Bishops called to reclaim church's mission


Bishop Larry M. Goodpaster preaches at the opening of the Council of Bishops meeting in Lake Junaluska, N.C. UMNS photos by Ronny Perry.Bishop Larry M. Goodpaster preaches at the opening of the Council of Bishops meeting in Lake Junaluska, N.C. UMNS photos by Ronny Perry.

The Council of Bishops president acknowledged Oct. 31 that he does not yet know all the answers to – or even the questions raised by – The United Methodist Church’s proposed restructuring.

But in his morning sermon, Bishop Larry M. Goodpaster told his fellow bishops, “We cannot maintain the status quo.”

Goodpaster spoke at the opening of a gathering that marks the first time the Council of Bishops, as a body, will have considered church-restructuring proposals headed for next year’s General Conference.

Altogether, 109 of the denomination’s 228 active and retired bishops are at the meeting, which is set to conclude Nov. 4.

Among other proposed changes, the legislation would consolidate nine of the denomination’s 13 general agencies into a new United Methodist Center for Connectional Mission and Ministry. The center would have a 15-member board of directors accountable to a 45-member advisory board called the General Council for Strategy and Oversight. The council would replace the Connectional Table, which coordinates the denomination’s mission, ministries and resources.

General Conference, which meets every four years, is the top lawmaking assembly of the church. About 1,000 delegates from around the world will converge in Tampa, Fla., for the gathering next spring.

The recommended restructuring is part of the multiyear Call to Action process, which aims to reverse decades of declining membership and financial giving in the United States and to increase congregational vitality. 

Goodpaster reminded the bishops of the challenge they embraced last year at the council’s meeting in Panama “to redirect the flow of attention, energy and resources to an intense concentration on fostering and sustaining an increase in the number of vital congregations.”

“It is a challenge because we, who serve as bishops of the church, active and retired, know that not every local United Methodist church is a place of vitality,” Goodpaster said. "We know that to increase the number of vital congregations fully living out the mission that has been given to the church will take an intensive and long-range commitment on the part of the whole church.”

Essential questions

Bishop Charles W. Jordan (left) and Bishop Elias G. Galvan (right) have a discussion at the Council of Bishops meeting.  Bishop Charles W. Jordan (left) and Bishop Elias G. Galvan (right) have a discussion at the Council of Bishops meeting.

The suggested structural changes originated with the Interim Operations Team, a group of eight laity and clergy working with denominational leadership to implement the Call to Action recommendations. Goodpaster, who also leads the denomination’s Western North Carolina Annual (regional) Conference, is part of the Interim Operations Team.

After the morning worship, the bishops heard an overview of the Interim Operations Team’s recommendations and posted their questions, hopes and fears about each proposal on large sheets of paper hanging around the room.

The questions included, “How does aligning the general agencies take into account issues of inclusiveness, diversity and trust?” “To whom will we (the bishops) be accountable?” “How will the central conferences (outside the United States) benefit from this?”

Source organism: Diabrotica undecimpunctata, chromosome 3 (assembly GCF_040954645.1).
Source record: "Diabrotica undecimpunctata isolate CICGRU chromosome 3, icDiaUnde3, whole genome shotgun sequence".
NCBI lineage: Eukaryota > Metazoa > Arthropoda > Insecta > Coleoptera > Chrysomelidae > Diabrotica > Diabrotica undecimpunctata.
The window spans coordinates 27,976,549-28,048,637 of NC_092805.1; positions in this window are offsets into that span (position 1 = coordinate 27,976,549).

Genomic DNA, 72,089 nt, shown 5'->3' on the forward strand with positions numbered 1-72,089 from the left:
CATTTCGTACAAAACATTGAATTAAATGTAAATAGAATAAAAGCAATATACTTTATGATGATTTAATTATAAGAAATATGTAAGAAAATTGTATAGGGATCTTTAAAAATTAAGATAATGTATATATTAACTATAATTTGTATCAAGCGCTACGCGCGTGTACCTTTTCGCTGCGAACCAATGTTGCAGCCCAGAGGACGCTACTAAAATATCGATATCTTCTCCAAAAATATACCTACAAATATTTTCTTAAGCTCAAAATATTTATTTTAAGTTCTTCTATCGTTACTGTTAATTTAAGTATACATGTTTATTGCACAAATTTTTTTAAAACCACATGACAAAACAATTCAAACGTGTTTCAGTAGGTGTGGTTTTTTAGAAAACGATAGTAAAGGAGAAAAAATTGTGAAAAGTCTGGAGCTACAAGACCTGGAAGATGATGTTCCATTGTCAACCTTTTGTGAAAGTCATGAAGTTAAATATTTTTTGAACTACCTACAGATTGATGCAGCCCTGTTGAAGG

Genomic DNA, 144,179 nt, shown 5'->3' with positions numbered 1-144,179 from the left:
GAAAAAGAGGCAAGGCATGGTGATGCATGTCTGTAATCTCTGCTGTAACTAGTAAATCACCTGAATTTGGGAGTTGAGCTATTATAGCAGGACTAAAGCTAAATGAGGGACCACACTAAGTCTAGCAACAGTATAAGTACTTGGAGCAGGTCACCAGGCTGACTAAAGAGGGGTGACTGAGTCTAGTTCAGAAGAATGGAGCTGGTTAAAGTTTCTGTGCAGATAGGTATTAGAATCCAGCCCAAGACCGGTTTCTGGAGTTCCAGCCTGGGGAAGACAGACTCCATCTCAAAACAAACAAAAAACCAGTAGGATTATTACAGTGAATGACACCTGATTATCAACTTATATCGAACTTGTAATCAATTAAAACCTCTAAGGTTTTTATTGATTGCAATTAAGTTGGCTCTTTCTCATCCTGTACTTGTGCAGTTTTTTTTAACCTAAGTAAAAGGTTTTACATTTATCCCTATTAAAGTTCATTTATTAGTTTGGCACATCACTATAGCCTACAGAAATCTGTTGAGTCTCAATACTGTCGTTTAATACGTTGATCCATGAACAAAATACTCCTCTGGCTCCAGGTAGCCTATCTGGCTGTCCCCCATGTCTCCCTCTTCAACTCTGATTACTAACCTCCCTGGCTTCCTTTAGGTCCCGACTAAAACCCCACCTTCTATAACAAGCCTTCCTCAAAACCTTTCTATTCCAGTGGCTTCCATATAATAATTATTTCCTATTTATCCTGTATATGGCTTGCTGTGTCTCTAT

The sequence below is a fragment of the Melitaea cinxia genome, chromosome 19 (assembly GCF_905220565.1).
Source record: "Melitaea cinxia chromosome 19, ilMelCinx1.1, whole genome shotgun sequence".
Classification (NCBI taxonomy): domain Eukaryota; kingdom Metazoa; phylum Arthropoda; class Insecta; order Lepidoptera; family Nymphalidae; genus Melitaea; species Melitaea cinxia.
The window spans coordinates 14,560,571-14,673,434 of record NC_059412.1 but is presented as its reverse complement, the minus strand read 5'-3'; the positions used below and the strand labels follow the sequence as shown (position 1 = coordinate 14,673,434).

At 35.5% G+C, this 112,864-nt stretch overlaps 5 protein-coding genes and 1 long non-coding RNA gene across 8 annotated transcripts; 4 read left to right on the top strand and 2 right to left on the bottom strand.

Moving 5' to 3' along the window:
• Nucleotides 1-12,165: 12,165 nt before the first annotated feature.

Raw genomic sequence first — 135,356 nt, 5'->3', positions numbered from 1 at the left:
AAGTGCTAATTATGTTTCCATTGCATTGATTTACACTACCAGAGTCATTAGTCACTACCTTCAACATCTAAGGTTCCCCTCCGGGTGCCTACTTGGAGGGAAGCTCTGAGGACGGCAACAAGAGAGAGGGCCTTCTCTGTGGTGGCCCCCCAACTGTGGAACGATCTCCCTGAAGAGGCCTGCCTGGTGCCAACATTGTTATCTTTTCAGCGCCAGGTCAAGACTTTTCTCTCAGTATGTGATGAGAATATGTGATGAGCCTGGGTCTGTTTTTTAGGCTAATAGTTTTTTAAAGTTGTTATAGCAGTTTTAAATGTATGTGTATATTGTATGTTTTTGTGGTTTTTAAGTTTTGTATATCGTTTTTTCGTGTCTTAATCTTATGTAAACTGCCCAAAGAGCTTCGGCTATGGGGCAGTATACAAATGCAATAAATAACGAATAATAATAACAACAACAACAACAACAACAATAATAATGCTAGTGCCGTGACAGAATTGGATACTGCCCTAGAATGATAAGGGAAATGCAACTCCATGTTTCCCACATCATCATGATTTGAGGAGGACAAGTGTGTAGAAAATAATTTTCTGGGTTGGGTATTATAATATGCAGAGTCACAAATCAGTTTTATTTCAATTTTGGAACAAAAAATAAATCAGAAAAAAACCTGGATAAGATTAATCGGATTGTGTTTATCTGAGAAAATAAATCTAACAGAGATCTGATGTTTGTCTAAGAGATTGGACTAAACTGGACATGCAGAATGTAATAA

In his sermon, Goodpaster noted that the Call to Action process has generated lively debate and discussion at every level of the denomination. “The recommendations from the Interim Operations Team and many of the subsequent conversations and debates have centered on the institutional organization: How many boards? How many directors? What about inclusiveness and diversity? What are legal and financial implications?”

He noted that these are all “how” and “what” questions, but he desires more conversation about why the denomination and this process exist. “Our missional character of spreading Scriptural holiness, … making disciples of Jesus Christ and transforming the world – that’s our ‘why.’”

New horizons

After the morning worship, Zimbabwe Area Bishop Eben K. Nhiwatiwa said he thinks the denomination faces a challenge to return to its roots as a movement. He pointed out that this Council of Bishops meeting is occurring near where Bishop Francis Asbury planted some of the earliest Methodist congregations in the United States. At the time, Methodism was rapidly spreading across the American continent just as it is in Africa today.

“My prayer is that we should not be hesitant to look to new horizons,” Nhiwatiwa said.

Mississippi Area Bishop Hope Morgan Ward said, “It will be abundantly helpful” for the bishops to talk together.

“It will be important to undergird all we’re doing with continued thinking together about our history and our theology as we move into the future.”

More than structure

Through much of his sermon, Goodpaster tackled the criticism that the Call to Action process has been short on “ecclesiology” – a fancy word for what it means to be the church. 

In discussions of the Call to Action and in his own reading, Goodpaster said, “The church is a community of faith active in love, alive as the body of Christ.

“To be the body of Christ means that the church is not so much about structure as it is about the Spirit of God,” he said. “It is not so much about committees as it is about Christ. It means that the church is defined not by a top-down hierarchical organization but by the grace and love of God equipping people.”

*Hahn is a multimedia news reporter for United Methodist News Service.

News media contact: Heather Hahn, Nashville, Tenn., 615-742-5470 or